Apparently 5 chickens, 2 kids, a horse, 2 cats and a husband isn’t enough to have hanging around the house, so we adopted a puppy several months ago. Mocha (nickname MochaChochaLatte), rescued from Alabama, born on Christmas Day, is the newest member of our clan.
Introducing her to the family has been interesting; she successfully herds our chickens (she’s mainly border collie), tries to herd the horses (no success there), goes mountain biking with my husband (even wearing HIM out), and brings in all sorts of dirt and love to the house.
I have to start looking for Border Collie themed (or maybe just puppy) horse accessories. Stay posted, in the meanwhile, here are some gratuitous puppy shots/videos.
My sweet steed, Chance, is really shaping up. Minus an old stifle injury as a colt, he’s been sound. He’s not going to any grand prix competitions any time soon (neither would I, by the way), but he has gotten in shape enough to “compete” in some regional hunter paces. My son rode in last weekend’s Rombout Foxhounds Hunter Pace up by Hyde Park, NY.
The hunt club did a wonderful job setting up the jumps (all decorated beautifully), tabletops and food. Catering was delicious (pumpkin soup, chili and desserts too numerous to count)!
I love hunter paces. From beginners to super-competitive riders, all are welcome. Dane (my son) and Chance had lots of fun and Team Beech Hill (our group of three riders/horses) did great! Not in the ribbons, but there were many teams and their time was pretty darn good.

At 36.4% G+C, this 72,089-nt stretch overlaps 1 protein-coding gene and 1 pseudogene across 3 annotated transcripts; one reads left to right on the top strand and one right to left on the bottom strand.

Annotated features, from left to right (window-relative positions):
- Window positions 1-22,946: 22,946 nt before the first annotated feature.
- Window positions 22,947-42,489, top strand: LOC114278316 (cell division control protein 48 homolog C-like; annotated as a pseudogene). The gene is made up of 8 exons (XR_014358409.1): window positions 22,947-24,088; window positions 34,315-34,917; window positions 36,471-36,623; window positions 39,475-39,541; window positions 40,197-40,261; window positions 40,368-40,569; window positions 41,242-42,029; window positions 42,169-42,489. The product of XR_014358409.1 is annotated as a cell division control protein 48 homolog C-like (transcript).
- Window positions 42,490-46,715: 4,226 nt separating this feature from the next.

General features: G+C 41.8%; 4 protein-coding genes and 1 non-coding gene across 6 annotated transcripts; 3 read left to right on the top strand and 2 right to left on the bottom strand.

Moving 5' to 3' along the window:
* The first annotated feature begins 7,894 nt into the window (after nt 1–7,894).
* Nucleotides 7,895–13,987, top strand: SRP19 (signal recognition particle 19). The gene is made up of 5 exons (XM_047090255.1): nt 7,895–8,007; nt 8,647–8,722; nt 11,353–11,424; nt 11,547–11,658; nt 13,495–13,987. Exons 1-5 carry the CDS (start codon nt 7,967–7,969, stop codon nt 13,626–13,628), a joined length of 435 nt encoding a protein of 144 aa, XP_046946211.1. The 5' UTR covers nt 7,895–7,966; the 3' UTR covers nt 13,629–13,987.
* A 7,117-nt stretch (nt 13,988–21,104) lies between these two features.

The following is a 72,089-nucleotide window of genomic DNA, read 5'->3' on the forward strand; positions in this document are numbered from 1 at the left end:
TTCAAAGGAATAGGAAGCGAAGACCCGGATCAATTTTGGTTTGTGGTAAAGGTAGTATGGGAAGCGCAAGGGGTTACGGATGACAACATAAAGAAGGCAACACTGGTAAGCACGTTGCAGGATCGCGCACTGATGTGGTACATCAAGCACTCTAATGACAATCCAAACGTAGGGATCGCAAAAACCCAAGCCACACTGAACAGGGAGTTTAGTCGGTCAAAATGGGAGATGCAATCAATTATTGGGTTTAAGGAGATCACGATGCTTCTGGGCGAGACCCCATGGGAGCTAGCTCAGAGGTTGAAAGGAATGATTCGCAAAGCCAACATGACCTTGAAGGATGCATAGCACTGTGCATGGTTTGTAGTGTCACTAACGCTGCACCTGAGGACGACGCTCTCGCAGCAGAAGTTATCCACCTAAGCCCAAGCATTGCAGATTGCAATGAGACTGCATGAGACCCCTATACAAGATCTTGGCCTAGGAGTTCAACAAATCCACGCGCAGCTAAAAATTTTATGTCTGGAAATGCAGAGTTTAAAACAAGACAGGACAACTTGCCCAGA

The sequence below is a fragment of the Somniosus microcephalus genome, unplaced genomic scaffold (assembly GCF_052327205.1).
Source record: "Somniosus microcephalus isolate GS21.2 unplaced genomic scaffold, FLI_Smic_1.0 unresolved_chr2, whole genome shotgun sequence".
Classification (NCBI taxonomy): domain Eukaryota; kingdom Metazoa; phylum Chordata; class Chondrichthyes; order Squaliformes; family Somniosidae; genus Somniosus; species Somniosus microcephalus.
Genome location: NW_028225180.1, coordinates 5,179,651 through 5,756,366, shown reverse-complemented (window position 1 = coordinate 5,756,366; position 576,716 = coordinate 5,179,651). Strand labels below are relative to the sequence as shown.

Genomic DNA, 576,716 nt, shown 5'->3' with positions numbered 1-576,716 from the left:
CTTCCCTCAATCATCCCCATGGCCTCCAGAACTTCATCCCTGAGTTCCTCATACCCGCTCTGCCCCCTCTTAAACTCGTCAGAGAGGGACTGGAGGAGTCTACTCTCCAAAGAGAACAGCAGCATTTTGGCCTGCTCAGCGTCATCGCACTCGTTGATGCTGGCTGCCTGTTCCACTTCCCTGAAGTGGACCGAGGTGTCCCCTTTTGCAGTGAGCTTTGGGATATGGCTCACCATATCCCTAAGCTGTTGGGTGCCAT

Have any of you done hunter paces? How do you like them? Post your pictures/videos here or on our Facebook page!
So a domain squatter stole TackandTweed.com right out from under me, so I had to switch it to TackandTweed.net. Sorry for any inconvenience – but our content will remain the same, just have to switch your browser cookies :).
Otherwise, during this holiday week (Merry Christmas and Happy Hanukkah!) with the kids home from school, it was time to get them out. The weather has been strange here in Westchester, and we don’t have an indoor at our barn, so the ice has been accumulating. Before this all happened (including us catching the evil flu – never missing a flu shot again), we were able to have a little fun while we had a bit of snow. Enjoy and Happy New Year!!! I’ll have some new fashion tips and product reviews in the new year.
(goofball was wondering why this strange human wasn’t moving, but his arms were so scary).
I ordered Catch Rider by Jennifer Lynefor Kindle last year, and hadn’t had a chance to read it. When I learned that Ms. Lyne was going got be signing her book at the Chappaqua Children’s Book Festival (she currently lives in NYC) a couple weeks ago, I decided to break the virtual spine and start reading. I couldn’t put it down. Sidney, the main character, has such an honest and strong voice. Her view of the world, as described by Jennifer Lyne, comes to life, in detail, drawing in even the most non-horsey of people into the world of a young woman struggling with class issues, personal tragedy and how to escape from her hometown by doing what she loves, riding.
While I didn’t grow up riding horses every day, after reading this book, I felt as though I had. Ms. Lyne’s attention to detail was a master class in equitation riding, the show world and how much effort it takes to succeed for someone who doesn’t have a fortune. Sidney won my heart; I instantly fell in love with her. As a mother, I wanted to take care of her, and couldn’t wait to read what she would do next. I felt as if I were there with Sidney and her uncle at the (spoiler alert) Maclay finals in NYC; found myself trying to calm my own nerves on her behalf.
Sidney’s perspective about her rural Virginia life, and her extreme brevity is compelling, and I will be sure to have both my children read Catch Rider when they are old enough. Kids don’t need to be in the horse world to learn from Ms. Lyne’s themes. Doing what you love, hard work and holding your head up high no matter what your background, are lessons we all need to learn.